This post was written by Christine Hathaway, Senior Assistant Director of Marketing for Northeastern University Cooperative Education and Career Development. It was originally posted on Internmatch.com and was re-posted with permission from the author.
Whatever your career goals may be, it’s nice to have someone in your corner, rooting for you. The majority of us can truly benefit from and find value in having a mentor to encourage, support and promote us, but this is often easier said than done.
First, you may be asking, “what is a mentor?” Secondly, “how do I find one?”
As defined in the dictionary, a good mentor is a person who guides a less experienced person by building trust and modeling good behavior. An effective mentor is someone who is dependable, engaging and understands the needs of the mentee.
Overall, a good mentor will:
- Access your strengths and weaknesses
- Help you understand the structure/culture of the organization
- Introduce new perspectives and help correct any wrong thinking you may have
- Boost your ability to make decisions (and ask questions)
- Introduce you to resources and useful references
- Be an active listener and help keep you focused and on topic
Now that you understand what a mentor is; the bigger question is how do you go aboutfinding one? Sometimes mentors find you (it happens naturally), but more often than not, YOU need to find someone you respect, even admire and would like to emulate at some point in your career.
Throughout my professional career, I’ve been privileged to have effective career mentors; people who were instrumental in my professional growth. The first mentor was my boss, many years ago when I worked as her executive assistant. She taught me all about the publishing world, the editorial lingo, how to ask questions and most importantly, to develop my skills, professionally and personally. I had a lot of respect for her and I found myself wanting to mimic her professional behavior (and her wardrobe, she was a classy dresser!). That said, I took every opportunity possible to sit down with her over a cup of iced coffee and pick her brain about her career and how she got to where she was. We did this often, and eventually I got promoted to the marketing department! She congratulated me and commented, “I’m proud, it’s a compliment to me that you are being promoted, it means I did my job.” She is still my mentor. Even though we don’t sit and have our iced coffees any more, I still call upon her and she still offers words of wisdom.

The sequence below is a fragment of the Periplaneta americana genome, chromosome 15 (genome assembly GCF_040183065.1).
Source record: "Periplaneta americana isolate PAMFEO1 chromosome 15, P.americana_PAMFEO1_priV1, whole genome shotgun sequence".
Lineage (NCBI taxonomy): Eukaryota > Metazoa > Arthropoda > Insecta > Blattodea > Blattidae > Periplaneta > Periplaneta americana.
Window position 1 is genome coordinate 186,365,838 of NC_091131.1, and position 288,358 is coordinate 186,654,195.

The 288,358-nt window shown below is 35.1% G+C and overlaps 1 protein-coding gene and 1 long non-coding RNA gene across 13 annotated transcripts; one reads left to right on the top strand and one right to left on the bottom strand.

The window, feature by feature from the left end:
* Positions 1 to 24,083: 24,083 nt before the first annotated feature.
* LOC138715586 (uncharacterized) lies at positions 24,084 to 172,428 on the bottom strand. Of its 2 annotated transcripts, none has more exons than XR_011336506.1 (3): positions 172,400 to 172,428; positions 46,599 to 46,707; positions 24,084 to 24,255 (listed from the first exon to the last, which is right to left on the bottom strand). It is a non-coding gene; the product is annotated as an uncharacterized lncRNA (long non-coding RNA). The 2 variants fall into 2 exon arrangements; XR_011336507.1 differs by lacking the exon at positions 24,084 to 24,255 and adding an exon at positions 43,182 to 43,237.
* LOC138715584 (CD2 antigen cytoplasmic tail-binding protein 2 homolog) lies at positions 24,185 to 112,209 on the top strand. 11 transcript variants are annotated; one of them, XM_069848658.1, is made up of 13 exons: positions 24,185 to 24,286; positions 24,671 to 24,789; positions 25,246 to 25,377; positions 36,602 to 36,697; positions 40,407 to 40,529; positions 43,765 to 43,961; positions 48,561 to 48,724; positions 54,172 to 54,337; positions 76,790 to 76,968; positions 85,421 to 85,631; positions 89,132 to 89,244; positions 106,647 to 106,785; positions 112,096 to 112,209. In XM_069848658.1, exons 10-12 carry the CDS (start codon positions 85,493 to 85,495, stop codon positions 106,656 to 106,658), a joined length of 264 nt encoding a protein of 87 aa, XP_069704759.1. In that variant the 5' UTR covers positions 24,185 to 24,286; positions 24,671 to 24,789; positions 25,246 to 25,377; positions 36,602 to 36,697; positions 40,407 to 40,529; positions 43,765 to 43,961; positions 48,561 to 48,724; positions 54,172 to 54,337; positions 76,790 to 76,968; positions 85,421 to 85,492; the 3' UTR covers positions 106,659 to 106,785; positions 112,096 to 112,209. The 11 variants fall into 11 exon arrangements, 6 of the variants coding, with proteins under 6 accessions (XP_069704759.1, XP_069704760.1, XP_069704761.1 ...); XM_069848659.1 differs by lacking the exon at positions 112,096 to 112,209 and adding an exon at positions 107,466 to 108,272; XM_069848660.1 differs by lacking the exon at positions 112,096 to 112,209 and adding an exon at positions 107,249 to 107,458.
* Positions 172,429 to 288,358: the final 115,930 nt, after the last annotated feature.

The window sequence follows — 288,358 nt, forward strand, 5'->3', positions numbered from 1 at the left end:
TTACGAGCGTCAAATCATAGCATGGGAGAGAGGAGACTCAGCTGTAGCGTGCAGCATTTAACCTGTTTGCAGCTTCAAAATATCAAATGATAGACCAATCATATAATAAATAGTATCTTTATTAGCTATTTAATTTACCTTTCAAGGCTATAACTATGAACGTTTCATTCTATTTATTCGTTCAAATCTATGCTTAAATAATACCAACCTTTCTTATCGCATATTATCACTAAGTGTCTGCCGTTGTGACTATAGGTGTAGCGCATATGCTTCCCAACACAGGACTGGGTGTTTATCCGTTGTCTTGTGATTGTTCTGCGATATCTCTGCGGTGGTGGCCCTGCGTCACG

It’s not always easy to find a mentor. Here are some tips I learned along the way:
- Ask yourself what qualities you want in a mentor. Is it someone who can help promote you or an expert in your field that can help with a business project?
- Does your HR department have a mentoring program? Make an appointment and find out more.
- Check out LinkedIn! Do an Advanced People Search and look for people that you went to college with or have worked with at previous jobs, even professors from school.
- Steer away from a formal request! Don’t ask “will you be my mentor.” This is usually not very inviting, if anything it’s a bit off-putting. Instead start by simply asking someone for advice or invite them out for a cup of coffee. Find out more about their career path. And, MAKE IT FUN. Get to know each other. Don’t make it sound like work…smile, and exude excitement.
- Prepare and practice your speech. Looking for a mentor means marketing yourself and being self-confident. Learn to promote yourself, talk about some of your accomplishments and seek advice on how you can be better at your job or how you can land that promotion at work. Here is a cool article in Forbes, I read a few years ago, check it out, Trust Yourself and Believe in Yourself!
Now that you have some tips and my own personal mentoring story; start thinking about who you would like to get to know. Keep trying, don’t give up! Looking for a mentor often happens organically, it’s a relationship that develops over time. You’ll find that there are mentoring opportunities everywhere!